Video Synchronization

When you load a movie with TwistedWave, a new window will appear showing the original video. Place the cursor in the audio file, and the corresponding video frame will appear. Play back the audio, and the video will play along with the audio.

Open a video with TwistedWave, and the video will play automatically when you play the audio, allowing you to see how your audio works with the image.

Edit the audio track from a movie

TwistedWave will not only load movie files, but you can also save them back with the edited audio track!

  • Edit out unwanted sounds,
  • Remove background noise,
  • Add sound effects...
When you save the edited file, the edited sound track will be saved with the original video. The images won't be re-encoded, and the full quality of the original video will be preserved! (unless you choose a different video codec)

Edit a movie by editing the audio

Once you click the video edit button, the video will be edited automatically when you edit the audio:

  • Cut a piece of audio -> the corresponding images will be deleted,
  • Reverse a selection -> the video will play backwards,
  • Slow down or accelerate the audio -> the video will match.

If you are editing for a video blog, and want to remove all the extra silences, simply select them from the waveform, delete, and the corresponding images will be deleted. You can even use TwistedWave's built-in silence detector to automatically select and delete the silences from your video, greatly reducing the time it takes to edit for your vlog!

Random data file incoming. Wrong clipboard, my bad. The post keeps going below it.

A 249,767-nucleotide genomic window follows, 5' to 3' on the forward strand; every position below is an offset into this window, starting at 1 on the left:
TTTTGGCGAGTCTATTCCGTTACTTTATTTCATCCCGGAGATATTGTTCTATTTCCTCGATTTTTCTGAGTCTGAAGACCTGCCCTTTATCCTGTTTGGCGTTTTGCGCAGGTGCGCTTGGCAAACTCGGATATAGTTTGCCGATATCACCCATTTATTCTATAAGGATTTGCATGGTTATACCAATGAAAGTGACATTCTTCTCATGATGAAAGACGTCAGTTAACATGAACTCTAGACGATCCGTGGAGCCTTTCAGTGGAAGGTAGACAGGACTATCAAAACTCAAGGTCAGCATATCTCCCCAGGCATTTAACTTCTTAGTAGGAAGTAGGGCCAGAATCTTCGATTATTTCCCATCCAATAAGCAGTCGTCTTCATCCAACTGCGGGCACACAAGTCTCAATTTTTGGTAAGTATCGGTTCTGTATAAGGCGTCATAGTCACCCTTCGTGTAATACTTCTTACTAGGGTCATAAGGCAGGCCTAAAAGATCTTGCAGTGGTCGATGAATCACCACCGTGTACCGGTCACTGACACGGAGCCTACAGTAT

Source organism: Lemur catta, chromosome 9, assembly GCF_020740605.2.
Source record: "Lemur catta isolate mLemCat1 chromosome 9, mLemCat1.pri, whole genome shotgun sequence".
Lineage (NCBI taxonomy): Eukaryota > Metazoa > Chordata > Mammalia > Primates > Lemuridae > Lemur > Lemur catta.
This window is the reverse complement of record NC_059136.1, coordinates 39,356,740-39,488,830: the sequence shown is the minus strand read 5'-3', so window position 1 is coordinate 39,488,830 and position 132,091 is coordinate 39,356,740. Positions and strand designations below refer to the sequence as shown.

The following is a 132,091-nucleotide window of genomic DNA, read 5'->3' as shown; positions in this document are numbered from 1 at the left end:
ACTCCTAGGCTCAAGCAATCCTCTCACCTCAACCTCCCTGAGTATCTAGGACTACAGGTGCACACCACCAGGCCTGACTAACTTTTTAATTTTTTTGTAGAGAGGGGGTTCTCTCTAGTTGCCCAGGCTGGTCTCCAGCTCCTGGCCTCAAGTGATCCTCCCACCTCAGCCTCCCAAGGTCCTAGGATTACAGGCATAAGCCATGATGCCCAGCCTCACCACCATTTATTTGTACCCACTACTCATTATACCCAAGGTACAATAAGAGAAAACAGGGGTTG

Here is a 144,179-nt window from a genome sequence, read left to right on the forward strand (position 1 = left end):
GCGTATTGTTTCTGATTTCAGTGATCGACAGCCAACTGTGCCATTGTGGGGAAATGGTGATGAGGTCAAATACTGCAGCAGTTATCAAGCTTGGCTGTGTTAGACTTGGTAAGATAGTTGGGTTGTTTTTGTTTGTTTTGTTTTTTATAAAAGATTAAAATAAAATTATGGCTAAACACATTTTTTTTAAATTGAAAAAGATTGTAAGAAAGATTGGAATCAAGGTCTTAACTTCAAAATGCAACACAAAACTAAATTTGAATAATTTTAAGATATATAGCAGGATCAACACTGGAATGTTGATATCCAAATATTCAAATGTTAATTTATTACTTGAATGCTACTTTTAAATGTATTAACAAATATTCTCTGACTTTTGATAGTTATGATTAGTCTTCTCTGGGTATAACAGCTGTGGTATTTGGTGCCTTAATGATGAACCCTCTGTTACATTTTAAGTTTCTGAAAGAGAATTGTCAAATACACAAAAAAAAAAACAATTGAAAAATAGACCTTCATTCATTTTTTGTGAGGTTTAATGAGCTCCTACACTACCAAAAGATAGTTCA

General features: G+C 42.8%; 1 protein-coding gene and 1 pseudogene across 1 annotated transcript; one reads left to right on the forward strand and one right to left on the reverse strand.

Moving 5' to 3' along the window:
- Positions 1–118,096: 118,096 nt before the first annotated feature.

Preserve the full image quality

When you save a movie, TwistedWave will do its best to preserve the full image quality. If you are not using the synchronized edition, and simply save the audio back with the original video, unless you have selected a different video codec for the destination file, then TwistedWave doesn't even have to re-encode the images. The original video frames will be re-used, and the full image quality will be preserved.

If you have edited the video, then some re-encoding has to happen. If you have reversed or slowed down a region, then the corresponding images will be re-encoded. If you cut or copy/paste audio around, then a small region around the cuts has to be re-encoded, depending an the position of key frames.

If you are working with a file where all the images in the video track are key frames, such as Motion JPEG, or with the h264 codec configured to use only key frames (some digital cameras provide that option with the ALL-I or ALL-Intra setting), then TwistedWave never has to re-encode a frame, and can re-use all the original video frames, even if you reverse or slow down a region.